UCLA tied for the 48th-highest Academic Progress Rate among the 68 teams in the NCAA Division I men’s basketball tournament, 16 spots lower than when it was last in the tournament two years ago.
USC, the other Los Angeles area team in the field, tied for 52nd, seven spots lower than one year ago, according to “Keeping Score When It Counts: Graduation Rates and Academic Progress Rates for the 2017 NCAA Men’s Division I Basketball Tournament Teams,” a study conducted by the Institute for Diversity and Ethics in Sport at the University of Central Florida, based on figures reported by the NCAA.
UCLA’s rate was 962, matching Marquette, one point behind UC Davis and within eight points of seven other universities. The Bruins had a 969 rate in 2015, 32nd in the field, 951 in 2014, tying Louisiana-Lafayette for 46th, and 942 in 2013, the 11th lowest in the tournament.
USC’s rate was 959, matching Texas Southern, one point behind St. Mary’s and Minnesota. The Trojans rate in 2015 was also 959.
USC’s rate was impacted by player defections after the coaching change that resulted in the hiring of Andy Enfield prior to the 2013-14 season, USC Sports Information Director Tim Tessalone told City News Service.
The average in the field was 971.78.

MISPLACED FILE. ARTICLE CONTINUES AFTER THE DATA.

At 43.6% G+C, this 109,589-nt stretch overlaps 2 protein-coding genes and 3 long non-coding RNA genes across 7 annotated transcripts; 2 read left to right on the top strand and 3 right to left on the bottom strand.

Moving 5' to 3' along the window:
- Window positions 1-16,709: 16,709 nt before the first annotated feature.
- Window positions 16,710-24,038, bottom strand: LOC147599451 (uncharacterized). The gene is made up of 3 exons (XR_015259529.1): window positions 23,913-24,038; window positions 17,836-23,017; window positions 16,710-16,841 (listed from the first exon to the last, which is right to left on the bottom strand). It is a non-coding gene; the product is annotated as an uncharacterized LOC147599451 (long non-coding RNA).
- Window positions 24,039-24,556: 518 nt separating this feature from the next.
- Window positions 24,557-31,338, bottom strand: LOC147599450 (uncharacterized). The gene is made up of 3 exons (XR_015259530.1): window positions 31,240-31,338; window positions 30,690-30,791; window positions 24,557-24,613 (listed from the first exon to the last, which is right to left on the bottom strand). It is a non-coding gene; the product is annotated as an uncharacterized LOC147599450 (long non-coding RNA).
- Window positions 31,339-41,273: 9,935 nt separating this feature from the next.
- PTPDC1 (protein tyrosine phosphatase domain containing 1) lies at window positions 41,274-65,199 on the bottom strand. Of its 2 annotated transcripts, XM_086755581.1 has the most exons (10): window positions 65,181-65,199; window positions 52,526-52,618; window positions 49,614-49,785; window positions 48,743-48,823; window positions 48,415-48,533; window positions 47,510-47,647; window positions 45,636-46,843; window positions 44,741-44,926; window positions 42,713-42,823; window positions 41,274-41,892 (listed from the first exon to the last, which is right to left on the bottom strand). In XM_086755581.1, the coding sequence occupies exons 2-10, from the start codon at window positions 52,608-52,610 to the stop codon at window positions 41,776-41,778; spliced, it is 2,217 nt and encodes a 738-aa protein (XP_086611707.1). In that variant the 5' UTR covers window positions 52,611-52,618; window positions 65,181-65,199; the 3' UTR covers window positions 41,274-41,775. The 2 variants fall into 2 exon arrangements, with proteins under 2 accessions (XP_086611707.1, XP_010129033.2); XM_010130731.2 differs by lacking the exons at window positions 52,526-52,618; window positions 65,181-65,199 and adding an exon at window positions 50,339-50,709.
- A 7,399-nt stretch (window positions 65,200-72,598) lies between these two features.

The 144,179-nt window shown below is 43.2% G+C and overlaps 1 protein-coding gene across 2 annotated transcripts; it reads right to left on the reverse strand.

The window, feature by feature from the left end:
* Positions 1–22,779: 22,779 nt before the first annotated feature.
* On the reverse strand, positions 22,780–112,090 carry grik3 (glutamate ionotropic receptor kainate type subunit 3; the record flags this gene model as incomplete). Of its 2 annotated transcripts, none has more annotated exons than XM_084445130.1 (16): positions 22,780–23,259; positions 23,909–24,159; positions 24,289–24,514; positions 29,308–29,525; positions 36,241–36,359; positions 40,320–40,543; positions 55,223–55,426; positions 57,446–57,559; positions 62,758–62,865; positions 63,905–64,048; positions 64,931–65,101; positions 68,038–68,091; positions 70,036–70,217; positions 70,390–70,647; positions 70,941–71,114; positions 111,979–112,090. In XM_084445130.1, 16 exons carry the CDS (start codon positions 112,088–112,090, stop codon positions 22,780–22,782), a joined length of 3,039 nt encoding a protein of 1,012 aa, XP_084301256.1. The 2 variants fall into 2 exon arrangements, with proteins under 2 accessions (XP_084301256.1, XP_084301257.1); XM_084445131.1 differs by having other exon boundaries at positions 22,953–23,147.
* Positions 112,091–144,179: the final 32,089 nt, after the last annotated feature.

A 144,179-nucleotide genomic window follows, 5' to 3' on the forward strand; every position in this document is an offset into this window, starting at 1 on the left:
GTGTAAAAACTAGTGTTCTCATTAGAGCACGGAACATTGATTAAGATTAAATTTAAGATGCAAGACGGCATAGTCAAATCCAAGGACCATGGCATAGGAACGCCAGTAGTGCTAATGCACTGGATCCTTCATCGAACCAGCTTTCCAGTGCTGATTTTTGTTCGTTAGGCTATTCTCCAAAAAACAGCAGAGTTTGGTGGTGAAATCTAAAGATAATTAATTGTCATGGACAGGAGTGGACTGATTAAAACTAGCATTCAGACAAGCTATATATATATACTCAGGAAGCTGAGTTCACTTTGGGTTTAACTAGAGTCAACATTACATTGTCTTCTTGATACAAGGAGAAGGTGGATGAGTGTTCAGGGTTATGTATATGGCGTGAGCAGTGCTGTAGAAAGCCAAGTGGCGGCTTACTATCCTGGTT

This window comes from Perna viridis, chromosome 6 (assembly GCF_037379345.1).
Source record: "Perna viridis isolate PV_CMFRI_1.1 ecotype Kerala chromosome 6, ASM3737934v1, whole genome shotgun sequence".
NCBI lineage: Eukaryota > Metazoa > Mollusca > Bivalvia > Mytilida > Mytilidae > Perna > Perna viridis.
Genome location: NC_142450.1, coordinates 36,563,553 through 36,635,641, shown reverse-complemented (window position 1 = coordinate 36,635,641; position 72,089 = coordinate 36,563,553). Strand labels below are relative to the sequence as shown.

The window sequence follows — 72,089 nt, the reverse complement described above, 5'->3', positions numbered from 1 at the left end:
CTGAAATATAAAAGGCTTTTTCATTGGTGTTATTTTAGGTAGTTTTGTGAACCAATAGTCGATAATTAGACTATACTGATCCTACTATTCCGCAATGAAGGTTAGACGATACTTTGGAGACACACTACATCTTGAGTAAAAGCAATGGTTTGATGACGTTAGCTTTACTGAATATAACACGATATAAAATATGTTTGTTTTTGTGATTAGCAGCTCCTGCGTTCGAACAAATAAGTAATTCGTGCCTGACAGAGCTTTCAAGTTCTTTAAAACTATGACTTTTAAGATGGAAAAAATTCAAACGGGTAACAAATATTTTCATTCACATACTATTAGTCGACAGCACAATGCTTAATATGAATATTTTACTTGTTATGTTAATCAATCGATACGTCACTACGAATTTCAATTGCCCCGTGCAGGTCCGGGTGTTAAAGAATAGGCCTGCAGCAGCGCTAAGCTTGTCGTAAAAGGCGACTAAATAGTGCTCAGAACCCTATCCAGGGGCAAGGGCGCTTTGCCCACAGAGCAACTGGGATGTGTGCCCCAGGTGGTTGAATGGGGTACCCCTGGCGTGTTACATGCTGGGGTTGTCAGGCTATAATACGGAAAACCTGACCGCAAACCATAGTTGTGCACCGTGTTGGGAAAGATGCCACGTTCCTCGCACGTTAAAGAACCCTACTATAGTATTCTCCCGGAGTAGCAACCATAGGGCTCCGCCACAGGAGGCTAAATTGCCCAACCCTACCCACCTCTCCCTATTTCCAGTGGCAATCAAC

USC’s APR will significantly increase as the single-year APR for the 2011-12 year is removed from the average, Tessalone said. The Trojans had a perfect 1,000 APR for the 2014-15 year.
The team recently posted its highest semester cumulative grade point average, Tessalone said. Records have been kept since 2000.
Seven teams had perfect scores of 1,000 — Bucknell, Florida, Kentucky, Louisville, Michigan State, Seton Hall and West Virginia. Duke, Gonzaga, Michigan, and Virginia Commonwealth were next at 995, followed by defending champion Villanova at 994.
New Orleans had the lowest score, 888, followed in the bottom 10 by Eastern Tennessee State (933), Southern Methodist (939), Iona (943), Oregon (945), Rhode Island and North Dakota (both 947), Mount St. Mary’s (951), Virginia Tech (952) and Maryland (953).
The rate cited in the study uses four years of data ending in the 2014- 15 school year.
The Academic Progress Rate was created by the NCAA in 2004 in an effort to more accurately measure student-athletes’ progress and improve graduation rates. It is used to determine penalties for academically underperforming athletic programs.
The rate is a four-year average of academic performance that rewards student-athletes for remaining eligible as well as continuing education at the same school.
Every player receiving an athletic scholarship earns one retention point for staying in school and one eligibility point for being academically eligible. A team’s total points are divided by points possible and then multiplied by 1,000 to determine the Academic Progress Rate.
Teams scoring lower than 930 can lose up to 10 percent of their scholarships.
–City News Service
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